Unusual and unique engagement rings
Unusual and unique engagement rings are very popular for one-of-kind bridesThe traditional and conventional engagement ring features a nice, big (or not-so-big) diamond on a band of either yellow-gold or white-gold. However, many are eschewing tradition and choosing unusual and unique engagement rings not remotely resembling anything close to what their mother received when their dad proposed years ago. Some couples even design the jewelry themselves, creating something one-of-a-kind.
Diamonds are -- hands down -- the most popular choice, but some couples are choosing unconventional stones such as aquamarine, mystic topaz and tanzanite, surrounded by smaller diamonds. The results are outstanding.
Sometimes a bride-to-be inherits a vintage ring from her grandmother. Any item that is older than 50 years is considered antique or vintage. However, some women do not inherit from their predecessors.
If the bride still wants a vintage piece of jewelry she can find one designed to look old and representative of times past. She can also go to estate sales or consignment shops or jewelry shows.
What to Look for
In the Victorian Era (1935-1900), engagement rings were set in rose gold or yellow gold and often featured several rows of diamonds, cut with an additional facet on the bottom, which is referred to as the "mine cut." Pearl rings were very popular in the Victorian Era.
Between the years 1900 and 1920 (the Edwardian Era), platinum became the metal of choice. Scrollwork and filigree details were incorporated into the metal. Sapphires were the rage as were rose-cut diamonds.
Between the years of 1920 and 1930 was the Art Deco Era. The jewelry from this time very clearly reflects the tenor of the nation in the 1920s. The jewelry is geometric and streamlined, with references to Native American culture, Asia and Egypt. The stones are bold, colorful and contrasting gemstones were frequently employed.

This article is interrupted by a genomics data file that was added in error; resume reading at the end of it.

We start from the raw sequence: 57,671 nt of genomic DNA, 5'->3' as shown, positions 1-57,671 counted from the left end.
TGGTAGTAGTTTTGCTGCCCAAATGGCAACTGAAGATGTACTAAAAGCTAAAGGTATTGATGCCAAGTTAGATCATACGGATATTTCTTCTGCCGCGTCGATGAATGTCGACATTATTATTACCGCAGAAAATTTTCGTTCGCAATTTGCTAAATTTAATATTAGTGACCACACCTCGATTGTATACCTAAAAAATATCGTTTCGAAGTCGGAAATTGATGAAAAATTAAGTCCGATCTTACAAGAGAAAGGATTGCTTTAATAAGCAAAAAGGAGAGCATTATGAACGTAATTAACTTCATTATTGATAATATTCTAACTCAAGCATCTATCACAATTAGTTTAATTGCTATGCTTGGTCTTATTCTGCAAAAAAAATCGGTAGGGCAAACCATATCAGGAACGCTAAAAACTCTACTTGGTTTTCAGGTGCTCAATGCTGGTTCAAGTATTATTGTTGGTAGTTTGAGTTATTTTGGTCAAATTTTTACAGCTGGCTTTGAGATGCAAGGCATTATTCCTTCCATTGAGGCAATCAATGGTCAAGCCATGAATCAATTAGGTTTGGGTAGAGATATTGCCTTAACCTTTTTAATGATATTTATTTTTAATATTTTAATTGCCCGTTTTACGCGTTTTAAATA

Over the years, the Celtic design has come into favor. This style features an elaborate design of knots that doesn't end. The knots represent two individuals united in eternal love.
The Japanese style called Mokume Gane is gaining in popularity. Different metal alloys are used with or without gemstones. The bands are decidedly patterned.
If determined to get a diamond but still dead set on something unusual, consider purchasing a colored diamond. Diamonds on the lower end of the price spectrum are brownish or yellow and you may like this look. Others are pink, green, blue, yellow and even red.
Another option is filigree. Filigree means ornate yet elegant designs placed on the metal work. The band needs to be relatively thick to accommodate sophisticated filigrees. Sometimes this style doe not include a gemstone at all.
There are several kinds of filigrees including the simple version, where the designed is put in a specific area and serves as an accent. Usually the design surrounds the center stone. In a simple filigree design the patterns are not multifaceted.
The complex filigree design includes several incorporated patterns and intricate metalwork surrounding the gemstone or stones. The design completely encircles the band or at least dominates it.
The multiple filigree style incorporate various filigree patterns in different places ont he band, including in the arch. Some of the patterns circle the center stone.
The multi-tone filigree utilizes contrasting metals which makes the designs more prominent.
Combine gemstones with diamonds for an original look. A ruby in the center surrounded by smaller diamonds is one way to go or select an emerald or sapphire. Some choose akoya cultured pearls, which are expensive.
More than 30 years ago, Prince Charles gave Diana Spencer an 18-carat sapphire surrounded by 14 smaller white diamonds, situated on a platinum band when he proposed. Their son William gave the same ring to his intended, Kate Middleton, when he proposed. Not every engagement ring boasts a big diamond as the centerpiece.